• Ayesha Dhurue

The Years by Virginia Woolf

A rather endless composition of one’s memory of time and time’s own reticent memory privy to one’s being. You can hear this book, The Years by Virginia Woolf, as the ruffling sound of leaves falling from a thick, gray tree. When you read her To The Lighthouse, then proceed on her persistent consciousness of time, relationships, and empathetic richness of life, you will find a soulful pattern. It is a slow and drifting quality of living. The passing of time chronicling people and their essence. The book notices everything; every fall of the breath, every rise, taking up a pace too distant yet warm, still yet transformable. Stamp this book upon your memory after you spend time with Virginia Woolf. Her other imaginative works like Orlando, To The Lighthouse; even her audacious reflection in A Room Of One’s Own.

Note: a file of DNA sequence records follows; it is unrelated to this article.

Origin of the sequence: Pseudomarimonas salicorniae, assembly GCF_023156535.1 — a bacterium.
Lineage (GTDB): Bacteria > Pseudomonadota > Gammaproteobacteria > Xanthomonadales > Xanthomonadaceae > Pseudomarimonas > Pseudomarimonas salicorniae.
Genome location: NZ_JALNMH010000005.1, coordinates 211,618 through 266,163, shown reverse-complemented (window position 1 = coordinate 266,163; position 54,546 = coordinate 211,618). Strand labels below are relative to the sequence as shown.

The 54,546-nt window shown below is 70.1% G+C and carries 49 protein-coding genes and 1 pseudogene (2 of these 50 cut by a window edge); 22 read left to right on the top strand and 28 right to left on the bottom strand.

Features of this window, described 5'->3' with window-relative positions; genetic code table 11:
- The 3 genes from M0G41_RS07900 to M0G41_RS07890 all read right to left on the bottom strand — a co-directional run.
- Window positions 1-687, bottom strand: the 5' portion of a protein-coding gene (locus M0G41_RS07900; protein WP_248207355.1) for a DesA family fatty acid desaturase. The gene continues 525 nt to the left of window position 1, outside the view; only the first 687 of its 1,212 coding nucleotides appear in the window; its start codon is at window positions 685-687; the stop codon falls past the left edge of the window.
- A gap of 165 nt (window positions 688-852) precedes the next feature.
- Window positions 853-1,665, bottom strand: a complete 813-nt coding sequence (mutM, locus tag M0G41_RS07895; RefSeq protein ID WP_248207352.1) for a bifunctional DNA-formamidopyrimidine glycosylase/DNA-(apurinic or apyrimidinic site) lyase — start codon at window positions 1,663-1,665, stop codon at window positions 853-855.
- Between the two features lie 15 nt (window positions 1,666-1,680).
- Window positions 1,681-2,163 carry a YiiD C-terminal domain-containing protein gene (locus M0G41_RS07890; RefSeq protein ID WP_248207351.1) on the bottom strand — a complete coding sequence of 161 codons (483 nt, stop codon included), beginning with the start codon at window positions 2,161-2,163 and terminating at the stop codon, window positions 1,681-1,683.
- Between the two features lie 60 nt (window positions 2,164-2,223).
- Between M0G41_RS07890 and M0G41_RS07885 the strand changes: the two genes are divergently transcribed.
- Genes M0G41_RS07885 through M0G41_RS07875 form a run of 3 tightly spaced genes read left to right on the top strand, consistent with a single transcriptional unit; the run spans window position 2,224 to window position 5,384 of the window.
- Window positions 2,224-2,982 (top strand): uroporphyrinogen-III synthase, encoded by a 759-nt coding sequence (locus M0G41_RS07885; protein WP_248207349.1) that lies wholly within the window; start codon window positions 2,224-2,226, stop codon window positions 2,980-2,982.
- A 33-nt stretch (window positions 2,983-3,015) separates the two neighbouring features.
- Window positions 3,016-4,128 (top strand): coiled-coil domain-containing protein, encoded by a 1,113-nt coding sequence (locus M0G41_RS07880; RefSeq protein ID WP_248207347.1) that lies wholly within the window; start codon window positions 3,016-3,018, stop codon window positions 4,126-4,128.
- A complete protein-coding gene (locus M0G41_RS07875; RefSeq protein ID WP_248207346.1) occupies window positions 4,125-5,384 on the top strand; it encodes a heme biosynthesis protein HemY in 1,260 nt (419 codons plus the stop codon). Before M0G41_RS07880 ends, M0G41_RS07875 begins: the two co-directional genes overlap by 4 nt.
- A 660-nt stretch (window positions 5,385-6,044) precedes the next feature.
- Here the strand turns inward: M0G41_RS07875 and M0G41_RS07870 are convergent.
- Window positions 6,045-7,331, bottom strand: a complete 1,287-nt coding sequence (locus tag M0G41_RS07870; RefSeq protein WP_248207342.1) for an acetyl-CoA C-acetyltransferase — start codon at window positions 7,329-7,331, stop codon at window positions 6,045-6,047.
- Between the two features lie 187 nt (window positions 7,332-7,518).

Only then will you grasp the intricacy of the narration, the brooding and beautiful pages she creates, the extraordinary willingness of her characters throwing themselves at the mercy of empty, hollow spaces like paintings hung on parched and discoloured walls. These paintings never have a say in where they are placed. And yet, as is the fabric of reality suffused with time, as the river of history runs deeper than sorrow, they offer consolation to those looking up at them. The reading of this book is a journey. The story goes beyond the measuring of its years, illuminating as vividly as a mirror’s reflection those that stand on the other side of it. Never once altering in consciousness, intelligence, beauty, and substance.